It is also worth noting that length per second is just one factor to consider when analyzing horse racing performances. Other factors such as the horse’s running style, the competition it faced, and the jockey’s tactics can also play a role in its success (or failure).
As an example; a horse that is known for its strong closing kick may not necessarily run the fastest early pace in a race, but may be able to make up ground in the stretch and finish strongly. In this case, the horse’s overall time and lengths per second may not necessarily reflect its true ability.
Similarly, a horse may run a strong race on a certain surface, but may not perform as well on a different surface. Some horses may prefer firmer turf tracks, while others may prefer a softer, more yielding surface. In this case, lengths per second may not be as accurate measurement, as it does not take into account the specific surface the horse is running on.
It is also important to consider the level of competition a horse is facing. A horse may run a strong race against a weaker field, but may not be able to maintain the same level of performance against a stronger field. In this case, the horse’s lengths per second may not accurately reflect its true ability. A bit like a jockey who’s got a stubborn horse under the pump early on. It’s always amusing when the in-running trading data goes haywire because of such things. This tool is good for identifying value in such situations.
Overall, lengths per second are an important measurement in horse racing, but it is just one factor to consider when analyzing a horse’s performance. By considering other factors such as running style, competition, and surface, handicappers and bettors can get a more complete picture of a horse’s abilities and potential in future races.
Speed Figures and Lengths Per Second:
There are several other metrics that are commonly used to analyze horse racing performance. One such metric is the Beyer Speed Figure, which was developed by Andrew Beyer in the 1970s.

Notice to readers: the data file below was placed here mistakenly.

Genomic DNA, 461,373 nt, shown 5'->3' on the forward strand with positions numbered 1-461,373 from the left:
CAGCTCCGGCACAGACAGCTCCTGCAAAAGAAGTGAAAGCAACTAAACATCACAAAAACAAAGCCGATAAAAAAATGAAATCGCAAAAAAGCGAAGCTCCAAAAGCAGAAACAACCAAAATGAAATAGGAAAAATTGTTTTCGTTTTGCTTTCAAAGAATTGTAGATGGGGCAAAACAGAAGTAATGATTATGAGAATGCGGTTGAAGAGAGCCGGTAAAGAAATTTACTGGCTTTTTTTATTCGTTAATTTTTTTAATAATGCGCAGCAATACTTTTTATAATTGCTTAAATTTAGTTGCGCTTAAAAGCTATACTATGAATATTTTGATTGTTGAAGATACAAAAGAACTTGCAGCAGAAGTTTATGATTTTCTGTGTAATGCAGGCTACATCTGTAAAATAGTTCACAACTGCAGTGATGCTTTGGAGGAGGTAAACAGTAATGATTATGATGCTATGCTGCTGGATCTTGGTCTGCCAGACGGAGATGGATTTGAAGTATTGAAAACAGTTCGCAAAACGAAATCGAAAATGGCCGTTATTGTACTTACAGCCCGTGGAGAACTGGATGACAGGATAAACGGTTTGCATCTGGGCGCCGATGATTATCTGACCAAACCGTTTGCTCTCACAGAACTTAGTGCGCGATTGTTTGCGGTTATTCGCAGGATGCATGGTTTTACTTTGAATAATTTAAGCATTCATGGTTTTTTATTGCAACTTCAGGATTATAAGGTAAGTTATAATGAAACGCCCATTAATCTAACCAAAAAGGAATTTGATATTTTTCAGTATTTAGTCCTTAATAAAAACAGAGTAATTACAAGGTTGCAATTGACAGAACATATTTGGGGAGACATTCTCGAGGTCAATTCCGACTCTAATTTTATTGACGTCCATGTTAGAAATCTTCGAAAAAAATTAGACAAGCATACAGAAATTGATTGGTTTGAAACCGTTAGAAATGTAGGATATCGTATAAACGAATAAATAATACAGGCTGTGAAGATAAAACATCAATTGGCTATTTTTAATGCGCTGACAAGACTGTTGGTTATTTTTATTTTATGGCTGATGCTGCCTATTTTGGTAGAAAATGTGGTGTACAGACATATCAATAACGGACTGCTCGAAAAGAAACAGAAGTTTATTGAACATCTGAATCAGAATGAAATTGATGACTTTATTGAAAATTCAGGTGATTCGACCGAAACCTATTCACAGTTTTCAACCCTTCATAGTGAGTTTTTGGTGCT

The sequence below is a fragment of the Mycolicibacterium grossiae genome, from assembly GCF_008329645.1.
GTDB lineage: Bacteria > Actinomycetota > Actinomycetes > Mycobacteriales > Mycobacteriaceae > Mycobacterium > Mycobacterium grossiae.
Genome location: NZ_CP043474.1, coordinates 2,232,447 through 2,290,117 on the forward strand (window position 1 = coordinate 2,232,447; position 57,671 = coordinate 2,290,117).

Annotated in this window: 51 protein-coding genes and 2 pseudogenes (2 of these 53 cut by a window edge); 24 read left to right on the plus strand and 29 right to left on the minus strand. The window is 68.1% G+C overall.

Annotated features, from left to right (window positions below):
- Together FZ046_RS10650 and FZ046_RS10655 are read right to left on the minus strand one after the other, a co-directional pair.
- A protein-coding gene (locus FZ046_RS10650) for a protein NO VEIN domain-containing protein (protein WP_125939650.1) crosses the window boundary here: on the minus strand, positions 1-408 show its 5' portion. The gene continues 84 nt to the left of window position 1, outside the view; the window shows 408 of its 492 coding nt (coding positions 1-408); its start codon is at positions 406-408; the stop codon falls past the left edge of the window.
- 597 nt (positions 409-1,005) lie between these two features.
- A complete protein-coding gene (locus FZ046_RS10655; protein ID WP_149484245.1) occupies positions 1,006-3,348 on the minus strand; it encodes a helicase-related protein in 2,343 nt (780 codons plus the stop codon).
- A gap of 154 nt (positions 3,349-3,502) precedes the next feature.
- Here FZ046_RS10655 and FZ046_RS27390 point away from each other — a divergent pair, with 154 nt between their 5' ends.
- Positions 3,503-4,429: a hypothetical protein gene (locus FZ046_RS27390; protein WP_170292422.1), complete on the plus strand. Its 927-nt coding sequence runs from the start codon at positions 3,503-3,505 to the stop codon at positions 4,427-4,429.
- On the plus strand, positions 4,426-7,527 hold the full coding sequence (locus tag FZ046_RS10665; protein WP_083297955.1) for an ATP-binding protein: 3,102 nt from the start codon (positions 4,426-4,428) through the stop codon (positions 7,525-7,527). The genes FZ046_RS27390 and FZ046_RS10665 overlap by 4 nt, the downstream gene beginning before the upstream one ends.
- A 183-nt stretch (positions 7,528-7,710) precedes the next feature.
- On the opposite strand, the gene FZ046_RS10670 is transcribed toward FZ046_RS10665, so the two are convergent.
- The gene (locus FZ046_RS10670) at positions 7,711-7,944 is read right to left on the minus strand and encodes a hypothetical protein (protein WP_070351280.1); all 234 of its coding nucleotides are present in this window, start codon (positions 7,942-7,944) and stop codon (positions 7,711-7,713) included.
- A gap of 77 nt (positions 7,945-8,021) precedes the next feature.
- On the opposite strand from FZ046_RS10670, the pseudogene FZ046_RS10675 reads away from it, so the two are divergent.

The Beyer Speed Figure is calculated based on the time a horse takes to complete a race, the distance of the race, and the surface it was run on. It is expressed as a number, with higher numbers indicating faster performances.
The Beyer Speed Figure is widely used by handicappers and bettors as a way to compare the performance of horses in different races. It is considered to be a more accurate measure of a horse’s speed than raw times, as it takes into account the specific conditions of each race.
Another metric that is commonly used in horse racing is the Racing Post Rating (RPR). Developed by the Racing Post, a UK racing newspaper, the RPR is similar to the Beyer Speed Figure in that it is based on the time a horse takes to complete a race, the distance of the race, and the surface it was run on.
Like the Beyer Speed Figure, the RPR is expressed as a number, with higher numbers indicating faster performances. It is commonly used by handicappers and bettors in the UK and Ireland, and is considered to be a reliable measure of a horse’s ability.
Aside from the Beyer Speed Figure and the RPR, there are several other speed figures and rating systems that are used in horse racing. These include the Timeform rating system, the Equibase Speed Figure, and the International Class Rating (ICR).
Overall, speed figures and rating systems are important tools for handicappers and bettors as they provide a more accurate measure of a horse’s performance than raw times alone. By considering these metrics, along with lengths per second and other factors such as running style and competition, it is possible to get a more complete picture of a horse’s abilities and potential in future races. Historical in-running data is another reliable source of information as discussed on the link below…